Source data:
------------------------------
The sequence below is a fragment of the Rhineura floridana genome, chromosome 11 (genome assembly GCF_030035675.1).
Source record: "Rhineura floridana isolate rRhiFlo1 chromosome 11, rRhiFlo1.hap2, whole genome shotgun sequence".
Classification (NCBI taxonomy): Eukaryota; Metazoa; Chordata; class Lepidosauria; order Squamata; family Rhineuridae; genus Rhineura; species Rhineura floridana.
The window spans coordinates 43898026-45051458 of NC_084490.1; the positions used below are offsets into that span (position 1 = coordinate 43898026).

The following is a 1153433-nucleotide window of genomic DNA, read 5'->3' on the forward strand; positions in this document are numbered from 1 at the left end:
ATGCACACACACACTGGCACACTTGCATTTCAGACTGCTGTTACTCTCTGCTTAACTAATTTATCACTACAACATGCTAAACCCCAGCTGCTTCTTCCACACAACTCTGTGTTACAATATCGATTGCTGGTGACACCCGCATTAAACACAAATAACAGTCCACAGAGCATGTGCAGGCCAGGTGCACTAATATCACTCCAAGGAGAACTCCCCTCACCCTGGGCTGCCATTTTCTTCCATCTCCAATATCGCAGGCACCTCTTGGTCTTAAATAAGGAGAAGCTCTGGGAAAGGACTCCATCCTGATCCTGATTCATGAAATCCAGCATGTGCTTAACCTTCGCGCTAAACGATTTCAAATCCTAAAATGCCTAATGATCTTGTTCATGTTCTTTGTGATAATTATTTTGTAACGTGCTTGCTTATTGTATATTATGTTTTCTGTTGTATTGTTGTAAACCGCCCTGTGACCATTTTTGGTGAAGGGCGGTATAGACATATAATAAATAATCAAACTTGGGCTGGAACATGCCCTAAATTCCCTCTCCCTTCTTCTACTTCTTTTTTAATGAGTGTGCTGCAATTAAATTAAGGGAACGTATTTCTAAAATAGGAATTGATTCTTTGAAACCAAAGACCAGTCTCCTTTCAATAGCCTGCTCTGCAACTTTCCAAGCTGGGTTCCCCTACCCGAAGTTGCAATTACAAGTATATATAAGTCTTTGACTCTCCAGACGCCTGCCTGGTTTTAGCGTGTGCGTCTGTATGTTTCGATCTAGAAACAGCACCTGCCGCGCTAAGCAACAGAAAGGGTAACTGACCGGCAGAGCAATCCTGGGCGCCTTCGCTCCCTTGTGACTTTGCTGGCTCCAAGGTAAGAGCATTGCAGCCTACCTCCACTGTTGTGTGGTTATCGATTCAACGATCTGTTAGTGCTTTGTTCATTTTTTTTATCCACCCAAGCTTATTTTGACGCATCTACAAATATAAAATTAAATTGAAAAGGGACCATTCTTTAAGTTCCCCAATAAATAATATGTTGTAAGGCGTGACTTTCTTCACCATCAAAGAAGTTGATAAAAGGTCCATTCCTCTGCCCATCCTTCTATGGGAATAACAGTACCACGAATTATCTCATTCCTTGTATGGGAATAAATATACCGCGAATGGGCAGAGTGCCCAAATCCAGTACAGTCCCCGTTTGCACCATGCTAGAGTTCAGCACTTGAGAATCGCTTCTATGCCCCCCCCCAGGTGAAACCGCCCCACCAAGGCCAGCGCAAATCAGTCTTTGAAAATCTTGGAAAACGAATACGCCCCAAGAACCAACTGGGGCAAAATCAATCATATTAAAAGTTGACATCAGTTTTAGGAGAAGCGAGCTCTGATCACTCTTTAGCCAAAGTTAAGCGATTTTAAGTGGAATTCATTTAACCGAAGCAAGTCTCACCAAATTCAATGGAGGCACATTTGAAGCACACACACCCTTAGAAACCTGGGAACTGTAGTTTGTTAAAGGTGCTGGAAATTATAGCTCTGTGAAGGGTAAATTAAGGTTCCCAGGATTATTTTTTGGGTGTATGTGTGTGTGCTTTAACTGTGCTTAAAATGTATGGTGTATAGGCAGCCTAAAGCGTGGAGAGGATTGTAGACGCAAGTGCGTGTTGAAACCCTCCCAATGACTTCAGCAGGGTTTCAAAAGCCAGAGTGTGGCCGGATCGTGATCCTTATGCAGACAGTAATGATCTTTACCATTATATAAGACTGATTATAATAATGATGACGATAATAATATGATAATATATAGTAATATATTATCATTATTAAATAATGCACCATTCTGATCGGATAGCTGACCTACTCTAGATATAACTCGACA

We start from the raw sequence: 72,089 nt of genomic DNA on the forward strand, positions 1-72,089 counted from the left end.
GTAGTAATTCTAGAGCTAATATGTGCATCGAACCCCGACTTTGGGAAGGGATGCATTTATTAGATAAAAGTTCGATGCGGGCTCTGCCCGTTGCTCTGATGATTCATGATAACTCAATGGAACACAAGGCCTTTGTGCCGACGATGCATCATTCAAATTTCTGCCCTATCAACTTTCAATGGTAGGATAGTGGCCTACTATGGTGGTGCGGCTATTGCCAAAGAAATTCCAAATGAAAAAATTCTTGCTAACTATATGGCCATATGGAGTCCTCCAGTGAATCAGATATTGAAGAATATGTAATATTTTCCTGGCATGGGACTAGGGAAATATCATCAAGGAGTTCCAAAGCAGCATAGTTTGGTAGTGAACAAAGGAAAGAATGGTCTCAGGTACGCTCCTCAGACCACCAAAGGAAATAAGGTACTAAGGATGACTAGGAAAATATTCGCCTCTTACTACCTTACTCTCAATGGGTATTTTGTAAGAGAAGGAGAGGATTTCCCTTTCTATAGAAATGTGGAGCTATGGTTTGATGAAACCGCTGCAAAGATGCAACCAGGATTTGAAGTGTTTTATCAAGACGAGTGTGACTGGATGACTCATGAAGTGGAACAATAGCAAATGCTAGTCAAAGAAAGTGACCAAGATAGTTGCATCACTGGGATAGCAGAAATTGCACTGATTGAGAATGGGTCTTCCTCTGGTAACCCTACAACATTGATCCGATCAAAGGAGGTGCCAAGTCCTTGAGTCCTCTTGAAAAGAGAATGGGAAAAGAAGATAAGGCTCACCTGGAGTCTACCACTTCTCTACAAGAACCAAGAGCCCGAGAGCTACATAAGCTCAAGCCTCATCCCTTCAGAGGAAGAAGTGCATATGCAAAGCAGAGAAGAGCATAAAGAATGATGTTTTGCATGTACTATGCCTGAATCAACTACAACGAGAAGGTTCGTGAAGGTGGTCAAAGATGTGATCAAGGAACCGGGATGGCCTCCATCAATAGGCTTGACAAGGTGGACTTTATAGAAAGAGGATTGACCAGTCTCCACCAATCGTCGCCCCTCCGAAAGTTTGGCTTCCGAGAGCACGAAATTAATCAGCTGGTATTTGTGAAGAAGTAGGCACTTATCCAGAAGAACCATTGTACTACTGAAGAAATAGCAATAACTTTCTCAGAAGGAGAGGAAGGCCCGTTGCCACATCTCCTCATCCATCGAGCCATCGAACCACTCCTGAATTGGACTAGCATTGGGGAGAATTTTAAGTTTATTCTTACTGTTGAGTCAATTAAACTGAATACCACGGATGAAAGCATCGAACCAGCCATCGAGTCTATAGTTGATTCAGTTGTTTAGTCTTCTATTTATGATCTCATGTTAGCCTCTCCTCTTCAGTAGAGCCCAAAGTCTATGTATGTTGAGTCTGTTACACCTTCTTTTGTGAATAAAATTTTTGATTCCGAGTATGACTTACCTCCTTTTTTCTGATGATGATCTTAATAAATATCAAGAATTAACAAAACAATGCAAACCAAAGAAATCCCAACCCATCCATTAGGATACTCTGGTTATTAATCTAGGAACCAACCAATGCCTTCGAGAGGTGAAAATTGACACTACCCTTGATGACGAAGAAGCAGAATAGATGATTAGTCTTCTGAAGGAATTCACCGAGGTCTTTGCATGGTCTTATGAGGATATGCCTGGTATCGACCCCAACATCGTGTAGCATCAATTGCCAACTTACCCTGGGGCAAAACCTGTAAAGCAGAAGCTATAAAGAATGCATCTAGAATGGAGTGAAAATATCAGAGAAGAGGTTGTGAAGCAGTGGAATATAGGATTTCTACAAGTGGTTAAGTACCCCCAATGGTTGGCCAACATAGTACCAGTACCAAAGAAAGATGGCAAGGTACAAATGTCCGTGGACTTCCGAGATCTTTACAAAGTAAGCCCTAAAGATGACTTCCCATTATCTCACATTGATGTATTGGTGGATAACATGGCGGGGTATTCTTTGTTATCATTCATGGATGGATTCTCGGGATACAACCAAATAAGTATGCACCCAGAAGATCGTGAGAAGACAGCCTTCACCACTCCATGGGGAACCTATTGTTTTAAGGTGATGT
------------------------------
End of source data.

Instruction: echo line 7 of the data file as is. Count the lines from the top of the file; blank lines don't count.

We start from the raw sequence: 72,089 nt of genomic DNA on the forward strand, positions 1-72,089 counted from the left end.